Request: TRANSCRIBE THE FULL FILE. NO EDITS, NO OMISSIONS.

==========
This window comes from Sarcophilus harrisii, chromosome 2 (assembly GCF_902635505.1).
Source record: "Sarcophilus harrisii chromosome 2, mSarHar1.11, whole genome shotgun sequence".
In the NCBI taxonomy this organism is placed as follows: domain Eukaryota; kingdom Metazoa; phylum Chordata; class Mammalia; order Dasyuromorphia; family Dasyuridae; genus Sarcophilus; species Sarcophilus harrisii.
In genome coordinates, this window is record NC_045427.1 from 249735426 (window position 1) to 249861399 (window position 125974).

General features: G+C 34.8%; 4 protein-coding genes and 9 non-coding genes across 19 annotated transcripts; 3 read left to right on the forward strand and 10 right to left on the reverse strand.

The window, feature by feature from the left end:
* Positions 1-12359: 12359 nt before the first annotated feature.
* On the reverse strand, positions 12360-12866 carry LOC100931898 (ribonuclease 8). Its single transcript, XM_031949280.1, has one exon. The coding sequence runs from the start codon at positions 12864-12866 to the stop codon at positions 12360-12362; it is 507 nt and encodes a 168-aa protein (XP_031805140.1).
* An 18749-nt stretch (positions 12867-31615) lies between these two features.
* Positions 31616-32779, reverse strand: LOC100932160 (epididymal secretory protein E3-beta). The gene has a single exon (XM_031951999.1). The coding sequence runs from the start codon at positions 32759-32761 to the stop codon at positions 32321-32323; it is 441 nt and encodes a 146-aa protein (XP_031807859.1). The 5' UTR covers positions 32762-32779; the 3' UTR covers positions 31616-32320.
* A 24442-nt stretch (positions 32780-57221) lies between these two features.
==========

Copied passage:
This window comes from Sarcophilus harrisii, chromosome 2 (assembly GCF_902635505.1).
Source record: "Sarcophilus harrisii chromosome 2, mSarHar1.11, whole genome shotgun sequence".
In the NCBI taxonomy this organism is placed as follows: domain Eukaryota; kingdom Metazoa; phylum Chordata; class Mammalia; order Dasyuromorphia; family Dasyuridae; genus Sarcophilus; species Sarcophilus harrisii.
In genome coordinates, this window is record NC_045427.1 from 249735426 (window position 1) to 249861399 (window position 125974).

General features: G+C 34.8%; 4 protein-coding genes and 9 non-coding genes across 19 annotated transcripts; 3 read left to right on the forward strand and 10 right to left on the reverse strand.

The window, feature by feature from the left end:
* Positions 1-12359: 12359 nt before the first annotated feature.
* On the reverse strand, positions 12360-12866 carry LOC100931898 (ribonuclease 8). Its single transcript, XM_031949280.1, has one exon. The coding sequence runs from the start codon at positions 12864-12866 to the stop codon at positions 12360-12362; it is 507 nt and encodes a 168-aa protein (XP_031805140.1).
* An 18749-nt stretch (positions 12867-31615) lies between these two features.
* Positions 31616-32779, reverse strand: LOC100932160 (epididymal secretory protein E3-beta). The gene has a single exon (XM_031951999.1). The coding sequence runs from the start codon at positions 32759-32761 to the stop codon at positions 32321-32323; it is 441 nt and encodes a 146-aa protein (XP_031807859.1). The 5' UTR covers positions 32762-32779; the 3' UTR covers positions 31616-32320.
* A 24442-nt stretch (positions 32780-57221) lies between these two features.